The court of the Great Khan and the 4 fermented beverages of Mongolia
Karakorum is open to all cults worshipped by the peoples of the Mongolian Empire. The Mongolian rulers do not favour any religion, even if Tibetan Buddhism is adopted in the 14th century by the eastern khans, or Islam by the Khans of the Golden Horde or the khanate of Djaghataï. This cultural openness is reflected in the realm of drinking, at least at the court of Mongolian emperors and great leaders.
At Karakorum, the imperial palace hosts a special fountain from which 4 different fermented beverages flow:
« At the entrance of this great palace, as it was a shame to introduce bottles of milk and other drinks, master Guillaume the Parisian made him (the Khan) a great silver tree, whose roots are four lions of silver, each with a conduit, and all vomiting a white milk of mare. Inside the shaft, four channels are going up to the top, where their end opens downwardly. On each of them is a golden snake whose tail wraps around the trunk of the tree. One of these conduits is pouring wine, the other caracomos, that is to say clarified mare's milk, another the boal which is a (fermented) drink from honey, another a cervoise from rice that is called terracine ... Outside the palace is a storeroom where drinks are stored; servants are held ready to distribute when they hear the angel sounding the trumpet. » (Rubrouck, p. 168)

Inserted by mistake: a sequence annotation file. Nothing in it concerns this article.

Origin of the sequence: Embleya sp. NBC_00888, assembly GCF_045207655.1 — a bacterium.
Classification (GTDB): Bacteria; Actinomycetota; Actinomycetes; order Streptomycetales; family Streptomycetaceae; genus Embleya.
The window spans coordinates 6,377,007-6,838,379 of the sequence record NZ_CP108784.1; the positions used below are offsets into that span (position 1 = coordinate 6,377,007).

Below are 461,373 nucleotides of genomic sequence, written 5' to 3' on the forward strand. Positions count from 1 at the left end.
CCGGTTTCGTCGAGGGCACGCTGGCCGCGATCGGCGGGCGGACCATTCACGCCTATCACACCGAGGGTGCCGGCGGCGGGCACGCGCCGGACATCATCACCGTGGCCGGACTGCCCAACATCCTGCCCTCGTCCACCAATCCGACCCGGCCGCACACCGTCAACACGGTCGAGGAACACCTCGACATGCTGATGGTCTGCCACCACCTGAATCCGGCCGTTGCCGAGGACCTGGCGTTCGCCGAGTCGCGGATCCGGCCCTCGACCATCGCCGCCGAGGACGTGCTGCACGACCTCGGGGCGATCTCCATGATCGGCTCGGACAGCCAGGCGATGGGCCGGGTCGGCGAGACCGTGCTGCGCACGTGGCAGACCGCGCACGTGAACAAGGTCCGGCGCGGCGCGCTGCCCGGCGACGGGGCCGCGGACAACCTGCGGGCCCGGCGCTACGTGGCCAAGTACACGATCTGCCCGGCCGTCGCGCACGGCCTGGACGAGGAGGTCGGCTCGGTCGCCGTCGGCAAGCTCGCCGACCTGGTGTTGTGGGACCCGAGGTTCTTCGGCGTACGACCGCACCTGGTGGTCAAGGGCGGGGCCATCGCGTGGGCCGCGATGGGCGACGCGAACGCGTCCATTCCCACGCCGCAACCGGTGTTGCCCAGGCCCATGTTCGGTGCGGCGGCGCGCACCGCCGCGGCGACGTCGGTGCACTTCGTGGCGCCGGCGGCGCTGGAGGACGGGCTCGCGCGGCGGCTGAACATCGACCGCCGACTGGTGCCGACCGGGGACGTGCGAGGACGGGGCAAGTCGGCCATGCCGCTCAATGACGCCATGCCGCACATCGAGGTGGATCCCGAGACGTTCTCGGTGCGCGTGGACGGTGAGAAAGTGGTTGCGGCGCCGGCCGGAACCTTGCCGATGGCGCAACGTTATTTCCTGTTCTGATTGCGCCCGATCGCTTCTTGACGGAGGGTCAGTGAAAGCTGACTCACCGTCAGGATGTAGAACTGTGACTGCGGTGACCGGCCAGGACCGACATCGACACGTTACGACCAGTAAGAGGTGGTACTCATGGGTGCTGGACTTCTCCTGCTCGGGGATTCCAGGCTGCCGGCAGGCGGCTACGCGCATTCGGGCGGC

These 4 fermented beverages are: grape wine from the vineyards of Tarim, the kara kumis (fermented mare's milk) reserved for the nobles, mead (bal = Turkish-Mongolian name for honey) and the rice or millet beer, a speciality from nearby China.